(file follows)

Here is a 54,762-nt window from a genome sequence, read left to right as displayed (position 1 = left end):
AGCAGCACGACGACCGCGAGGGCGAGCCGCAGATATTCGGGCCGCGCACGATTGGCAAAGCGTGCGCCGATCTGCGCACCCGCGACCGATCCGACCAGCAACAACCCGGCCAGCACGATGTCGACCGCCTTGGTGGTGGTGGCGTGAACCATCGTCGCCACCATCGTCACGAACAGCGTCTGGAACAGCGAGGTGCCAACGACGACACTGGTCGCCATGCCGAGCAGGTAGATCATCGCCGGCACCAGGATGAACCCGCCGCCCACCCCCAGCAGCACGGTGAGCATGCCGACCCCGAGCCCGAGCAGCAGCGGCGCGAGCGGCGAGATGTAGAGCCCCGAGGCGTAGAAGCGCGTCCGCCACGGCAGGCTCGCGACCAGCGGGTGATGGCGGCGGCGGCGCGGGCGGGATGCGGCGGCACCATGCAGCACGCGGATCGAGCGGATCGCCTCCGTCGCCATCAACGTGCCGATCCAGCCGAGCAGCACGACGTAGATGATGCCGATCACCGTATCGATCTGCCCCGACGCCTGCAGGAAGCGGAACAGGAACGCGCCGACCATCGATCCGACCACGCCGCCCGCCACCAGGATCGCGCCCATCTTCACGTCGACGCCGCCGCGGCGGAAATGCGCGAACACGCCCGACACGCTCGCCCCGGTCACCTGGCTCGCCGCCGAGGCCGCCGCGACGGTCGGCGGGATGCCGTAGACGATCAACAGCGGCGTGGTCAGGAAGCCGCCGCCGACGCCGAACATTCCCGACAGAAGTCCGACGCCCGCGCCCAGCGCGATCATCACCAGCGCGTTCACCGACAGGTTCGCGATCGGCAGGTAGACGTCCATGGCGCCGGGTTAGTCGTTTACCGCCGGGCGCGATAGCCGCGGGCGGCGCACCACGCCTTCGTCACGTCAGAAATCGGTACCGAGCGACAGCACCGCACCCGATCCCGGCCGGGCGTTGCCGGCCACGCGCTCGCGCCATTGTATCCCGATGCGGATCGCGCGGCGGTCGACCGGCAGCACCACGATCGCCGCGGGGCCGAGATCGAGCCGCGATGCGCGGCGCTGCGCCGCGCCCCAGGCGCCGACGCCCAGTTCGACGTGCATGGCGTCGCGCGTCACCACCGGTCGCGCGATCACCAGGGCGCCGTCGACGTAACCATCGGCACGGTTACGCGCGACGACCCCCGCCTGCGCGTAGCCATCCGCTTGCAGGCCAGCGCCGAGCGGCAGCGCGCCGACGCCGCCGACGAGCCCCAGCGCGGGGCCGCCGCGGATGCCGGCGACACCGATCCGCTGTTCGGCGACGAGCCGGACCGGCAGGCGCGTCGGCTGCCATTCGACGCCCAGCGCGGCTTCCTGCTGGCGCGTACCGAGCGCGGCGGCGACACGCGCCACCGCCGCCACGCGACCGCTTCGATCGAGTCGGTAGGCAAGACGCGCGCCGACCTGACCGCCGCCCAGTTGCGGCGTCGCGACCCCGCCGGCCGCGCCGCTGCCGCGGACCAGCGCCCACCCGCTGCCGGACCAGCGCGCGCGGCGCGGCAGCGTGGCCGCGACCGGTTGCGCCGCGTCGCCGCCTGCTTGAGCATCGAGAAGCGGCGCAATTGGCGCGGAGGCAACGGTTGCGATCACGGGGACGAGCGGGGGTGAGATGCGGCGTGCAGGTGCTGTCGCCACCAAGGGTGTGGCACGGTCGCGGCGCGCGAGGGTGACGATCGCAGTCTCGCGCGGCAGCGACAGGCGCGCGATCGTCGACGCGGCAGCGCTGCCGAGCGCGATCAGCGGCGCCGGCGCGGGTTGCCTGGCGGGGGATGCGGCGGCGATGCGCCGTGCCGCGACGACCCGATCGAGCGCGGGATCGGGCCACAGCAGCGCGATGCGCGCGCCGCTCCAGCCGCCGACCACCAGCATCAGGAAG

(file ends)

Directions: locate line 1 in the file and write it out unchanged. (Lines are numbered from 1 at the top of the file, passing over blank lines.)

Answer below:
Here is a 54,762-nt window from a genome sequence, read left to right as displayed (position 1 = left end):